Shortlisted for the LSA Leonard Bloomfield Book Award 2017
Sociolinguistic Research: Application and Impact provides a unique overview of international research projects, showcasing their positive outcomes and offering critical insights and constructive critiques into the meaning of ‘impact’ in contemporary research. The book includes:
- original findings from cutting-edge research from scholars such as Mary Bucholtz, Walt Wolfram and Peter Patrick;
- coverage of organisational contexts including education, government, justice, heritage, and the workplace;
- activities including after-school programmes, workplace training courses, social media campaigns, and video productions;
- application of research to professional practice including teaching (primary school to university), adjudication, police interviewing, and governmental policymaking;
- contributors’ personal reflections on the research process and its outcomes, including constructive critiques of institutional definitions of impact.
With chapters spanning research across five continents, Sociolinguistic Research: Application and Impact is essential reading for sociolinguistic researchers, students embarking on sociolinguistic research, and anyone interested in the practical application of research on language and society.
Table of Contents
Foreword John R. Rickford
Introduction Robert Lawson and Dave Sayers
1. Where we're going, we don't need roads: The past, present and future of impact Robert Lawson and Dave Sayers
2. Beyond Empowerment: Accompaniment and Sociolinguistic Justice in a Youth Research Program Mary Bucholtz, Dolores Inés Casillas and Jin Sook Lee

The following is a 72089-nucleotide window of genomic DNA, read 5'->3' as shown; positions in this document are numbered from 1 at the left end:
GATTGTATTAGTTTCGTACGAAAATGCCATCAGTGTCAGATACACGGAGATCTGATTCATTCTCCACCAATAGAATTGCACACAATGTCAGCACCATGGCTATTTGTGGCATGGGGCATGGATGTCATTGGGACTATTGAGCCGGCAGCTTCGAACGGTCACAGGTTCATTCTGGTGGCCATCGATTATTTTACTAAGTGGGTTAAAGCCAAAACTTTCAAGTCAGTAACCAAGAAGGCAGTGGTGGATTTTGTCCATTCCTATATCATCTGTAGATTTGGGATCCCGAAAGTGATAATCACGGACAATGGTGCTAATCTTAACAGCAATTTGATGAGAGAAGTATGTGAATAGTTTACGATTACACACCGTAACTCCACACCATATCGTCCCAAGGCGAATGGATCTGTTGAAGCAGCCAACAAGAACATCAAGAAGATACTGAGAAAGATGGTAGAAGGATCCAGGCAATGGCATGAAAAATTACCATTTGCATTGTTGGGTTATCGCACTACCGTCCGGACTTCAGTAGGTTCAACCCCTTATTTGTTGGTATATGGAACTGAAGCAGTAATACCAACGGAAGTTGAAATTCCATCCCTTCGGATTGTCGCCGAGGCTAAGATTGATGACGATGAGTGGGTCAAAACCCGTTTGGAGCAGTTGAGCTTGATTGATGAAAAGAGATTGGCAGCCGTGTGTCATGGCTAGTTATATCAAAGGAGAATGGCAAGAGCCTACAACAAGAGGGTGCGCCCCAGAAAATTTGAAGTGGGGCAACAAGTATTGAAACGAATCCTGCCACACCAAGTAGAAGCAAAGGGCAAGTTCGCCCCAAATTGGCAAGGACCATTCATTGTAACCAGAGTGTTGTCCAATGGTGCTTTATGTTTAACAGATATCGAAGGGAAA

3. When Children Challenge What’s "Obvious". Identities, Discourses, and Representations from the Perspective of Schoolchildren in Vancouver, Canada Catherine Levasseur
4. Sociolinguistics in the Museum: Enrichment, Engagement and Education Fiona Douglas
5. Public Sociolinguistic Education in the United States: A Proactive, Comprehensive Program Walt Wolfram
6. The Signed Language Interpreter’s Role in Team Meeting Discourse Jules Dickinson
7. Summing Up in Jury Trials as Interactive Discourse – One Plank in the New Zealand Judiciary’s Effort to Improve Communication with Juries Bronwen Innes
8. Developing a Linguistically Informed Approach to Police Interviewing Nicci MacLeod and Kate Haworth
9. Sociolinguistics in the Public Eye: Mass Media and Social Media in Sociolinguistics Robert Lawson
10. Exploring the Enigma of Welsh Language Policy (or, How to Pursue Impact on a Shoestring) Dave Sayers
11. ‘To Be Consulted, to Encourage and to Warn’: The Impact of Language-in-Education Research in the Developing World, and its Limits Hywel Coleman
12. The Impact of Sociolinguistics on Refugee Status Determination Peter Patrick
Robert Lawson is Senior Lecturer in the School of English at Birmingham City University, UK.
Dave Sayers is Senior Lecturer in the Department of Humanities at Sheffield Hallam University and Honorary Research Fellow in the School of Social Sciences at Cardiff University, UK.
"The recent emphasis on impact and public engagement by funding bodies and academic institutions has given new prominence to this aspect of research, which has always been a key concern of sociolinguists. This very timely collection provides an illuminating account of the rise of the impact agenda, along with inspirational accounts of the ways in which sociolinguists can 'give back' to and have impact on the communities with which they work."
Joan C. Beal, University of Sheffield, UK
"This volume is about sociolinguistics proudly reclaiming its heritage: our field always been committed to the wider social world and to the everyday uses (aka applications) of language. Notwithstanding, we have here an array of role-model studies seeking public relevance and impact in very concrete, direct ways. This is sociolinguistics that’s often empowering, always engaging. The volume should be core reading for all students of language and society because it demonstrates clearly why their work matters and how they can make it matter even more. Without smugness and without selling out, Lawson and Sayers’ intervention proves two things: first, the ivory tower is a toxic fallacy; second, we are the real world, dammit!"
Crispin Thurlow, University of Bern, Switzerland